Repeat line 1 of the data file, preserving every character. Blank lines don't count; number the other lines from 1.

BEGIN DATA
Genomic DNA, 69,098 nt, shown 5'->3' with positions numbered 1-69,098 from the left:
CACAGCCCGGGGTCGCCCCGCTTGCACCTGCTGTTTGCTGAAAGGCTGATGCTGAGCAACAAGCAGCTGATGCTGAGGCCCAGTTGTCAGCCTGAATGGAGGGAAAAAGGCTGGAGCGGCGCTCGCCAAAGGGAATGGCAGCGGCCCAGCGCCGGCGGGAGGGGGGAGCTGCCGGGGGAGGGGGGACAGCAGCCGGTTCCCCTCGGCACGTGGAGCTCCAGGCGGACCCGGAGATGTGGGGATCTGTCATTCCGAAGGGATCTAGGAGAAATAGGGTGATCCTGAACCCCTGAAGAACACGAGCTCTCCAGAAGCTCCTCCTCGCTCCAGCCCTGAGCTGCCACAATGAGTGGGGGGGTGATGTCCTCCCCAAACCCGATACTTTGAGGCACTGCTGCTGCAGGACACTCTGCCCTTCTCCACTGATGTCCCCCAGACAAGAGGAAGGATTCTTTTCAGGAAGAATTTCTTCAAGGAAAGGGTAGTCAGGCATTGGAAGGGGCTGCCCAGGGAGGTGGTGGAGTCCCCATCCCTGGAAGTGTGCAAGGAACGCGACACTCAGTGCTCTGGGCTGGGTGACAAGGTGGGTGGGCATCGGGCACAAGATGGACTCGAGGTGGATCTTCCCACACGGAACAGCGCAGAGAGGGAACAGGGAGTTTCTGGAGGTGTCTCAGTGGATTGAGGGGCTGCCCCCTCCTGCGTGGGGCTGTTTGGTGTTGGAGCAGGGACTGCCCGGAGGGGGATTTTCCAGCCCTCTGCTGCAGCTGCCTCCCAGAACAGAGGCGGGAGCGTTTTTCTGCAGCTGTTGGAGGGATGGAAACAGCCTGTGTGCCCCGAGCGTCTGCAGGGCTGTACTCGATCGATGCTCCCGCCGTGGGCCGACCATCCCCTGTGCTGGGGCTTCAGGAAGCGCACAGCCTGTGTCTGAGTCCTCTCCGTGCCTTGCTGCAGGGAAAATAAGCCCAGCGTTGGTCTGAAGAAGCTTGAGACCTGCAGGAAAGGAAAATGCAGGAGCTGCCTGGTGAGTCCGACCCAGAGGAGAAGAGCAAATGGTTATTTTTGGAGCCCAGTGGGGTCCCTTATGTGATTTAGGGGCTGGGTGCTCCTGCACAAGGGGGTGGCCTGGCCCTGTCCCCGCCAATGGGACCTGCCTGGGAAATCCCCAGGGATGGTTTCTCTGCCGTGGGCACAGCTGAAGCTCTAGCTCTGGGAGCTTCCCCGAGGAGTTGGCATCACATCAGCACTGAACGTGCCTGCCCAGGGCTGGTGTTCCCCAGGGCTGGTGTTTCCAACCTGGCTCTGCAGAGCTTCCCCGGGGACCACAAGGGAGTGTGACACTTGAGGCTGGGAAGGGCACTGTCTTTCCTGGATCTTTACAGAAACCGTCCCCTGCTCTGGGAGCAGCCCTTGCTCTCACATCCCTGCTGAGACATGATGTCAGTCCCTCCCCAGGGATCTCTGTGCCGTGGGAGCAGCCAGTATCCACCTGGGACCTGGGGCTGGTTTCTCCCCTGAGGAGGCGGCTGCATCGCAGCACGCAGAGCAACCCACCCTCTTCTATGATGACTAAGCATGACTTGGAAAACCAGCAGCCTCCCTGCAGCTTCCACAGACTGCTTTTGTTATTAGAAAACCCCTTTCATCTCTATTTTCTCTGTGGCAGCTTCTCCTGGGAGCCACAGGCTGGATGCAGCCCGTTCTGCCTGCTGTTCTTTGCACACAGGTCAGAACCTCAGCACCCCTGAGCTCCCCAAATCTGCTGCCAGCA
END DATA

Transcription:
Genomic DNA, 69,098 nt, shown 5'->3' with positions numbered 1-69,098 from the left: